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COVID-19 vaccine delivery will need as many community pharmacy vaccinators as possible

NHS England has confirmed that there will be “a number of different ways community pharmacy can get involved” in COVID-19 vaccination efforts.

Open access article

The Royal Pharmaceutical Society has made this article free to access in order to help healthcare professionals stay informed about an issue of national importance.

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NHS England is preparing for the huge task of delivering COVID-19 vaccines, including through community pharmacies

Delivery of a COVID-19 vaccine to the public will require the participation of “as many of the workforce who are trained in vaccination as possible” from community pharmacy, an NHS England official has said.

Jill Loader, deputy director of pharmacy commissioning at NHS England and NHS Improvement, said there were “a number of different ways community pharmacy can get involved” in the COVID-19 vaccine delivery programme, with some community pharmacies expected to be commissioned as a vaccination site through a locally enhanced service.

Speaking during a webinar to community pharmacists and GPs on 18 November 2020, Loader said pharmacists could participate through “mass vaccination sites or trust sites, or the PCN [primary care network] sites that will be providing these [vaccines], because they’ll need to vaccinate for long hours”.

“We anticipate that we are going to need to use as many of the workforce who are trained in vaccination as possible,” she said.

Her comments follow a letter sent from NHS England to general practices on 9 November 2020, asking PCNs to designate one GP practice site each, from which at least 975 COVID-19 vaccines could be delivered each week.

The letter said designated sites would need to be able to deliver a vaccination service seven days per week, including bank holidays, between 08:00 and 20:00.

However, Loader noted that “there might be some areas where we don’t have the provision that we need and when we’re looking at that provision, we might look to fill some of that with providers from community pharmacy”.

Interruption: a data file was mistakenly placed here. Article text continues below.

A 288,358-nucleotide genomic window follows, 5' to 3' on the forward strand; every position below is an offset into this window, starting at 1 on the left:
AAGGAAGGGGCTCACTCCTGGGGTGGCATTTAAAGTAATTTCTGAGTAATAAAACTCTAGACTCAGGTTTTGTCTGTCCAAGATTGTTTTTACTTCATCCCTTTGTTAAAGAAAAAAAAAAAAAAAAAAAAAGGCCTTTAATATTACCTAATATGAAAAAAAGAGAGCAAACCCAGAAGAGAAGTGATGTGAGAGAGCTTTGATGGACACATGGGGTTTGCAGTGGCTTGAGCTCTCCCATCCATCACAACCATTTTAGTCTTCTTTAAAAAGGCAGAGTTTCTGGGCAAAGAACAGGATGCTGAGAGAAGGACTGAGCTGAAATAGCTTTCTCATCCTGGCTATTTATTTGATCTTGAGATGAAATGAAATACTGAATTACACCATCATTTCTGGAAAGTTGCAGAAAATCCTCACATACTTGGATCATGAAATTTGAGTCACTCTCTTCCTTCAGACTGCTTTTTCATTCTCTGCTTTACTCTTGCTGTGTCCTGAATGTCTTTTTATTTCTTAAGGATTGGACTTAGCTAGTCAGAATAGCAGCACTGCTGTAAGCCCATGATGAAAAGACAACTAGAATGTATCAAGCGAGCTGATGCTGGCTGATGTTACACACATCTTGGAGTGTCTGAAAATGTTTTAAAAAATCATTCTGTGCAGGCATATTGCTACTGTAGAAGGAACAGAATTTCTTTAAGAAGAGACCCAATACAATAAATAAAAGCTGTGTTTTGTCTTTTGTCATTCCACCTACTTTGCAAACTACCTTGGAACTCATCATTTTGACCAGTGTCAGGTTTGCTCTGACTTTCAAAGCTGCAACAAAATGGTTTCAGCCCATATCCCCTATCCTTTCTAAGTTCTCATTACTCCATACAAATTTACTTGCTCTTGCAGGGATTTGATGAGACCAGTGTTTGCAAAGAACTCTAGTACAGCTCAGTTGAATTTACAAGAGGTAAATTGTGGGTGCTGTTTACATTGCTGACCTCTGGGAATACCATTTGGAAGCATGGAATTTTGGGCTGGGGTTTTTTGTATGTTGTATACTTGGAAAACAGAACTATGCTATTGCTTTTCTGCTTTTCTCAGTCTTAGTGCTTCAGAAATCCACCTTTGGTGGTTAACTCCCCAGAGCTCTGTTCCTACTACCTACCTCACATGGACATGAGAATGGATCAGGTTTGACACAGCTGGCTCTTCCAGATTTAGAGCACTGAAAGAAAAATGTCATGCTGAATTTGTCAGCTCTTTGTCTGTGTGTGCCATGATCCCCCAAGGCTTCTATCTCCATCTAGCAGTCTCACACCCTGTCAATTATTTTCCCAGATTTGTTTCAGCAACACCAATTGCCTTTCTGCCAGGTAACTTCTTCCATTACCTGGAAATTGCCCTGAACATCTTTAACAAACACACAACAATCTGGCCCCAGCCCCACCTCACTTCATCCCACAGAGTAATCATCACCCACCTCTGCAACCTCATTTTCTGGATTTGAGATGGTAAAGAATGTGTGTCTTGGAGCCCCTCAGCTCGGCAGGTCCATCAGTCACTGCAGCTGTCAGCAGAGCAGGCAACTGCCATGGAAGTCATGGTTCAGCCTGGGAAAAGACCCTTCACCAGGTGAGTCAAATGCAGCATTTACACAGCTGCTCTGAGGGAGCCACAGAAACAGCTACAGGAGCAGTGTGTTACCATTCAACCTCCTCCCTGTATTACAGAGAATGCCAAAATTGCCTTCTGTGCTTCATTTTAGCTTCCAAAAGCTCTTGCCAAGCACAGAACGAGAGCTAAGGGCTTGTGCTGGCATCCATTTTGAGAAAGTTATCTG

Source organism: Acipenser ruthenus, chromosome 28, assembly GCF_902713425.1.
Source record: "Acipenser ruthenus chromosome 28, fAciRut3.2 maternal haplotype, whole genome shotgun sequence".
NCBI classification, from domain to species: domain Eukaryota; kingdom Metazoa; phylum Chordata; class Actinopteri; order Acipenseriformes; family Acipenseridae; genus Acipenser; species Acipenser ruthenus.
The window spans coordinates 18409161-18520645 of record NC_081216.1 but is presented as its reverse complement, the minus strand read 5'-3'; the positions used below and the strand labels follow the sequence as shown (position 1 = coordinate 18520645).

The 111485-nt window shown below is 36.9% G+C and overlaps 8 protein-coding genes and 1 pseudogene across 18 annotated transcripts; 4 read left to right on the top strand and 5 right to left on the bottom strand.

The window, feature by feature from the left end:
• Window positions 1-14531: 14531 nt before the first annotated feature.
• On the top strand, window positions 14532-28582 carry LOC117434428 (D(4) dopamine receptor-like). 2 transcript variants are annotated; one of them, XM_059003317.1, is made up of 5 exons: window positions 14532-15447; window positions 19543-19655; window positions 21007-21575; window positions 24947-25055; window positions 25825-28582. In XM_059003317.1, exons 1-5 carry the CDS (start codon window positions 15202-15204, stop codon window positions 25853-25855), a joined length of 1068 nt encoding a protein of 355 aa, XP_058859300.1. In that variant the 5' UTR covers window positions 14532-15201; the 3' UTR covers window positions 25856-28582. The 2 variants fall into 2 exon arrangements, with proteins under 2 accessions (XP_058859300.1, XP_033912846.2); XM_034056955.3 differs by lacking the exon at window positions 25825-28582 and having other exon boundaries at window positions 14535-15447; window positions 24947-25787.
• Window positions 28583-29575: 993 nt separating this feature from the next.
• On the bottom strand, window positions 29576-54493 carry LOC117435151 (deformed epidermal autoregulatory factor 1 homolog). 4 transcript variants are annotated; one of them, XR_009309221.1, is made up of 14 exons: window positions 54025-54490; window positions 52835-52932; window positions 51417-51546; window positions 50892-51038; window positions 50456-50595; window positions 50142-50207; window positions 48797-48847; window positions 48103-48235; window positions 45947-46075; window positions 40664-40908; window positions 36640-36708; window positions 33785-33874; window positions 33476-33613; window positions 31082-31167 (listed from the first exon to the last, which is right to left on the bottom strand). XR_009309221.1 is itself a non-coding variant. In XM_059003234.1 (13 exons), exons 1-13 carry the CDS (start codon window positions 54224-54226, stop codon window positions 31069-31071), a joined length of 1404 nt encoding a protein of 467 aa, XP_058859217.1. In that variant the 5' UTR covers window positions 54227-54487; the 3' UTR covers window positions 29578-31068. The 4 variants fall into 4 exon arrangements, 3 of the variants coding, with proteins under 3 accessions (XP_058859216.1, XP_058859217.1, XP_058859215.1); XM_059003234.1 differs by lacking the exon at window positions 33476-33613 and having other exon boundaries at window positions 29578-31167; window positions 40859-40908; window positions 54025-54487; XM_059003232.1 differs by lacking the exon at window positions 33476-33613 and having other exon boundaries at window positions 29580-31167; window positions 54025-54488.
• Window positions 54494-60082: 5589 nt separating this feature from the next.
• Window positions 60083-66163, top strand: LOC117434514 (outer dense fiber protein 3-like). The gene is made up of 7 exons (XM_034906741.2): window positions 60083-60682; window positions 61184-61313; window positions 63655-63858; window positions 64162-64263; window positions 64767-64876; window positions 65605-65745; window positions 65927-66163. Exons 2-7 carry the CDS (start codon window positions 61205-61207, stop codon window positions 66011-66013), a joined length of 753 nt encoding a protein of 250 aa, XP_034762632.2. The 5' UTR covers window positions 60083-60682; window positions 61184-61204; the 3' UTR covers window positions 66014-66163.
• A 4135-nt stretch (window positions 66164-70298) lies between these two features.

Also, these pharmacies would need to meet the same requirements as GP sites, such as having enough fridge capacity at between two and eight degrees Celsius to administer 975 vaccines per week.

The pharmacies would also need enough space and trained workforce to prepare the vaccine, which could include dilution, using standard aseptic technique, and drawing up of multidose vials in all cases.

Loader said that NHS England does not “anticipate that most community pharmacy contractors will be getting involved with [delivering COVID-19 vaccines], although there might be some”.

For the pharmacies chosen as vaccination sights, a slide accompanying the webinar said NHS England would “also commission a LES [local enhanced service] from a small number of community pharmacies”.

Another slide said similar funding arrangements to those set out for general practice “are expected to be in place for community pharmacy providers”.

Under the current arrangements for GPs, providers will be paid £12.58 per vaccine dose. If the vaccine requires multiple doses, the provider will be paid after the final dose is given.

Providers will also be supplied with diluents for the vaccine, dilution syringes, combined needles and syringes for administration, for free.

Ed Waller, director of primary care at NHS England and Improvement said it planned to publish a service specification for general practice “shortly”, adding that this would then be followed by “something very similar for community pharmacy”.

Citation: The Pharmaceutical Journal DOI: 10.1211/PJ.2020.20208566

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